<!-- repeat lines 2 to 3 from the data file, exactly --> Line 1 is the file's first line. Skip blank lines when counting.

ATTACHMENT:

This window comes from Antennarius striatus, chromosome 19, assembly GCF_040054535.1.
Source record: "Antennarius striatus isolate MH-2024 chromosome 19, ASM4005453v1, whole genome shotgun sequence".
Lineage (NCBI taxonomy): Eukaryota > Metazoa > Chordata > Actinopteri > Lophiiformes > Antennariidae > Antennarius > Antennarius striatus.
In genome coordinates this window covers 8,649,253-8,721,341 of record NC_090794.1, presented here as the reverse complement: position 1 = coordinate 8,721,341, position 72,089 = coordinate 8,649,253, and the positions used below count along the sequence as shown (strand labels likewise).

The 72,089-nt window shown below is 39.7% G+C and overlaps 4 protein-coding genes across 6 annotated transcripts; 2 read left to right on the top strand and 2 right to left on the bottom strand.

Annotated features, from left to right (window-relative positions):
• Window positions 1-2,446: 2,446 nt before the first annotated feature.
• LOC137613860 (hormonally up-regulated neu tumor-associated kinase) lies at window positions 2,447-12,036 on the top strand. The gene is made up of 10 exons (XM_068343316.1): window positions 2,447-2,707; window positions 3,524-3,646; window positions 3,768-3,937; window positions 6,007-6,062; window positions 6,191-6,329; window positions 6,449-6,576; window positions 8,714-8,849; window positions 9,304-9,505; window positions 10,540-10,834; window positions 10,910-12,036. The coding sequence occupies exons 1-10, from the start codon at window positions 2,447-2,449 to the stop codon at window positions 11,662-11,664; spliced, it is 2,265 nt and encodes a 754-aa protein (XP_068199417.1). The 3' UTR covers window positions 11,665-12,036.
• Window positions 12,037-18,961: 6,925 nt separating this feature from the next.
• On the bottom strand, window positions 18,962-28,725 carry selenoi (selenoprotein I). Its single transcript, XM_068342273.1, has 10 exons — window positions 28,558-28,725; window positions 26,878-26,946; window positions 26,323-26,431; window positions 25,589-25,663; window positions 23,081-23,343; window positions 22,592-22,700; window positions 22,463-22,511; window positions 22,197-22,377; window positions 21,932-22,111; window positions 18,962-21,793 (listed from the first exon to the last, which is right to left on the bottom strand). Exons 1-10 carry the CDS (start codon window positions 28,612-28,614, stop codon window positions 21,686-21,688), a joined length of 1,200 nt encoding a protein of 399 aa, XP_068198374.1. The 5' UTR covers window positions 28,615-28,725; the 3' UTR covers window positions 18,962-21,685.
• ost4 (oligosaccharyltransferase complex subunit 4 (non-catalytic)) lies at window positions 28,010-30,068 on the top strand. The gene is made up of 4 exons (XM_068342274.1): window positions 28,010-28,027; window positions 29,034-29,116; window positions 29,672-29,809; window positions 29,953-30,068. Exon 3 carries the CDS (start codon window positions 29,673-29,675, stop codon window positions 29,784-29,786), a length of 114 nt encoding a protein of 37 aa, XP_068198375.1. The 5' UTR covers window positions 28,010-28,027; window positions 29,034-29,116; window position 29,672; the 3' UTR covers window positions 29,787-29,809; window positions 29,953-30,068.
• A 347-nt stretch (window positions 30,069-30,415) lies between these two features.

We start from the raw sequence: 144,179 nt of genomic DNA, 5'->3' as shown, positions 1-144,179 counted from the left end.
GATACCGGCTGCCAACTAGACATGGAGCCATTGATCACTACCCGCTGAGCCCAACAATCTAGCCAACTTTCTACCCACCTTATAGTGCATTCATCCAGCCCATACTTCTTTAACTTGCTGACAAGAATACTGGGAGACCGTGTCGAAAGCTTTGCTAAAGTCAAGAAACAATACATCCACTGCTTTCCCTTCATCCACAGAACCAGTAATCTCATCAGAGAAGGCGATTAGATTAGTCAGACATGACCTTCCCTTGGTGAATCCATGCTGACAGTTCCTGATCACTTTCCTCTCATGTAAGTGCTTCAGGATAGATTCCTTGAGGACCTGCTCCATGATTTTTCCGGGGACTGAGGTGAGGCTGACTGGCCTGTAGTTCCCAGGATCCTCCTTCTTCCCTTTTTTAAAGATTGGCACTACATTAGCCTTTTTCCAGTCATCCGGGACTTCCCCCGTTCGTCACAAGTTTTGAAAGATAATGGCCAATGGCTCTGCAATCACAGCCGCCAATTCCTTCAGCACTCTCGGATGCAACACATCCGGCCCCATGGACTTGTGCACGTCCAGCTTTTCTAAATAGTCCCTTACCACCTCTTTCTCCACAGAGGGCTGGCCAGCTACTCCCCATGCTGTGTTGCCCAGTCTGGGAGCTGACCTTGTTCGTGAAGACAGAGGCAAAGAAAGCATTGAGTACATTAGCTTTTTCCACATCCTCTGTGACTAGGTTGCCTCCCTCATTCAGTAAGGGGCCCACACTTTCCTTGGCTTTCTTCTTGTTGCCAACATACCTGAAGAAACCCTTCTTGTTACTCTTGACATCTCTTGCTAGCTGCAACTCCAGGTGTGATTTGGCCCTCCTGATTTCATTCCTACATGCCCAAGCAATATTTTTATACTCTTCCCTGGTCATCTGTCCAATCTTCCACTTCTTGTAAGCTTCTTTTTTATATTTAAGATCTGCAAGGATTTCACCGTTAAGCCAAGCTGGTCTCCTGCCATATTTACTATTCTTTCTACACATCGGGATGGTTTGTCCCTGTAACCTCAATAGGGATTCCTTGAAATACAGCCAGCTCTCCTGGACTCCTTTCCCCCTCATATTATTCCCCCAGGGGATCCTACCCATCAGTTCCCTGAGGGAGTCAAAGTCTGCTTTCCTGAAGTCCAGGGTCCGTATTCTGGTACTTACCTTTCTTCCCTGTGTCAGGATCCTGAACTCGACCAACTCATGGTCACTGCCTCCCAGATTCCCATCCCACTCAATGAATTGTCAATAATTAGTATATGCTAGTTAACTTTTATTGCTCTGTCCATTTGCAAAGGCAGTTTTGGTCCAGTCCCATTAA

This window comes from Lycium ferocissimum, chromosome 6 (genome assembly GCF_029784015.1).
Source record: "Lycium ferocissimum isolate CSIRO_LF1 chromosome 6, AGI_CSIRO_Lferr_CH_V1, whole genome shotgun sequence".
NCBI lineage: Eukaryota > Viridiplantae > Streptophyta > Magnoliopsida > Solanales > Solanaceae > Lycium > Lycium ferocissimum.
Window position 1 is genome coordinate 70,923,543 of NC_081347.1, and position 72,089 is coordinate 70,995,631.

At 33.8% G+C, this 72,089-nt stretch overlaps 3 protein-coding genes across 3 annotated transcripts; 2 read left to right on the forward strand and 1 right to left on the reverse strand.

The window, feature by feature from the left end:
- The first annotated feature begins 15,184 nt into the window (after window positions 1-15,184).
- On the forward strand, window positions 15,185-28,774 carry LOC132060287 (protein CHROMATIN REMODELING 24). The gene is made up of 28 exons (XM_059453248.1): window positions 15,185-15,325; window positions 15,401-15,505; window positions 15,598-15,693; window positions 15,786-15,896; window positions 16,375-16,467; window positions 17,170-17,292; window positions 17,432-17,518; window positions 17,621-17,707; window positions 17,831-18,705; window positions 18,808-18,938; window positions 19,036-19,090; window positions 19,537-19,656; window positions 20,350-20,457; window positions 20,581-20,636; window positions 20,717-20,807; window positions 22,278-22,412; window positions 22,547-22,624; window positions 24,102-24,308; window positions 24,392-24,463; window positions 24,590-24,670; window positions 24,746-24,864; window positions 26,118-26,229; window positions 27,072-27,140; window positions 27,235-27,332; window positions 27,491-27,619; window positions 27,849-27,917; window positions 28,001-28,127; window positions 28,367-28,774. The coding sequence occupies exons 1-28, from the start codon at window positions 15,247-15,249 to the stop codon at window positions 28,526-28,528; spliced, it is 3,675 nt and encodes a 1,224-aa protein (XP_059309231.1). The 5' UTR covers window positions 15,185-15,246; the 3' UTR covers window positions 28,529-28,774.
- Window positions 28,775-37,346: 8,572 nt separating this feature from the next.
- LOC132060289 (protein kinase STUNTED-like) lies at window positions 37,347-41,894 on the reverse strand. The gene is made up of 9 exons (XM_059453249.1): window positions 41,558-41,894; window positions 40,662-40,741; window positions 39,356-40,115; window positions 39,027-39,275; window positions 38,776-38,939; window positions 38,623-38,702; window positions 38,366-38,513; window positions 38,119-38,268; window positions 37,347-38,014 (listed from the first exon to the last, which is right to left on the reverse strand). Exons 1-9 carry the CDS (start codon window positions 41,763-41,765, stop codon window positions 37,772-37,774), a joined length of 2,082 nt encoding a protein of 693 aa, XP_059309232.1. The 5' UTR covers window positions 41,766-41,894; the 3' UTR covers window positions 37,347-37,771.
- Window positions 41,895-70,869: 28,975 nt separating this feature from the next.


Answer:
Source record: "Antennarius striatus isolate MH-2024 chromosome 19, ASM4005453v1, whole genome shotgun sequence".
Lineage (NCBI taxonomy): Eukaryota > Metazoa > Chordata > Actinopteri > Lophiiformes > Antennariidae > Antennarius > Antennarius striatus.